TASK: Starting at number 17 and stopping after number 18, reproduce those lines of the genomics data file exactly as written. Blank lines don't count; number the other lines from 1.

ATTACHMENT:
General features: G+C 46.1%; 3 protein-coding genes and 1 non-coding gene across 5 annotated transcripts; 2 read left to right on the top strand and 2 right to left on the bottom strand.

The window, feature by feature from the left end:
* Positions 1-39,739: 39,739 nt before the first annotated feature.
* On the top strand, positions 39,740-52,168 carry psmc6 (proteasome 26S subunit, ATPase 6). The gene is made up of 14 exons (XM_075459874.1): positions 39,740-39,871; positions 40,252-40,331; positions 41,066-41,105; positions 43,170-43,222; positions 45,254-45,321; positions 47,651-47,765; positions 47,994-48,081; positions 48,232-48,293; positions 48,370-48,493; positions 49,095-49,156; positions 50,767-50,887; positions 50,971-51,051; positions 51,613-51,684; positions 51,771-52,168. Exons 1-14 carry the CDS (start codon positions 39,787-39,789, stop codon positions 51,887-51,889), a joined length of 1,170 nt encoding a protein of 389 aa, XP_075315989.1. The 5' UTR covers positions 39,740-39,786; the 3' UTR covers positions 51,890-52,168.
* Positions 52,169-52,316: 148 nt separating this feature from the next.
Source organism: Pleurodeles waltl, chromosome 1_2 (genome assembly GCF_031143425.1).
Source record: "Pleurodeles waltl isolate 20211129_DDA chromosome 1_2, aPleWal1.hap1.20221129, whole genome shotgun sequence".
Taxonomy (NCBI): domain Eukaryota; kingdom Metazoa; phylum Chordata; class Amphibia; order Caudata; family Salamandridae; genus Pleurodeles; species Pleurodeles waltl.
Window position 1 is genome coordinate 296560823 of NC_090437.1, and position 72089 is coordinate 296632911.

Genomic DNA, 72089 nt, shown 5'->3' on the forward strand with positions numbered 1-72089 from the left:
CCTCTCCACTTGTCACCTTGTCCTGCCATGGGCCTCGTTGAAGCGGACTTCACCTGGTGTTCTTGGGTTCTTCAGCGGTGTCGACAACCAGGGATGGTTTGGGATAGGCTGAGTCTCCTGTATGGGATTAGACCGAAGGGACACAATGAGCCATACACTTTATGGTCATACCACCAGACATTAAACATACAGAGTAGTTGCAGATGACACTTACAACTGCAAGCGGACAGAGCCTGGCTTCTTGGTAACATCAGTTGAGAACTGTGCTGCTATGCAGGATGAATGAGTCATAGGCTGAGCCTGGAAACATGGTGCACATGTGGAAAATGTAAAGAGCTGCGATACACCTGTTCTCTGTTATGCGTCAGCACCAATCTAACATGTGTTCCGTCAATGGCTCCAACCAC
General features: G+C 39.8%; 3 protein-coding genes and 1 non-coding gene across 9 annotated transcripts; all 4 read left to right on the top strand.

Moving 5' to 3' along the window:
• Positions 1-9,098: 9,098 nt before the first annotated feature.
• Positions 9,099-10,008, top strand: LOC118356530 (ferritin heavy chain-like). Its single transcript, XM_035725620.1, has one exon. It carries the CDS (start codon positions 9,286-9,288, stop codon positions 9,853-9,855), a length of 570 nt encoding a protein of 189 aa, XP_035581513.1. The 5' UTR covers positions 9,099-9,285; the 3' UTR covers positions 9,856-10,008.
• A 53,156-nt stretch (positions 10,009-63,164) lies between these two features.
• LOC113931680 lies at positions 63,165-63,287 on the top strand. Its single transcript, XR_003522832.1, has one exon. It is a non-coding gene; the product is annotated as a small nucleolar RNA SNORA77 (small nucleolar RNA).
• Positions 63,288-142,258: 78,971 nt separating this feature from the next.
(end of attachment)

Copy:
• LOC113931680 lies at positions 63,165-63,287 on the top strand. Its single transcript, XR_003522832.1, has one exon. It is a non-coding gene; the product is annotated as a small nucleolar RNA SNORA77 (small nucleolar RNA).
• Positions 63,288-142,258: 78,971 nt separating this feature from the next.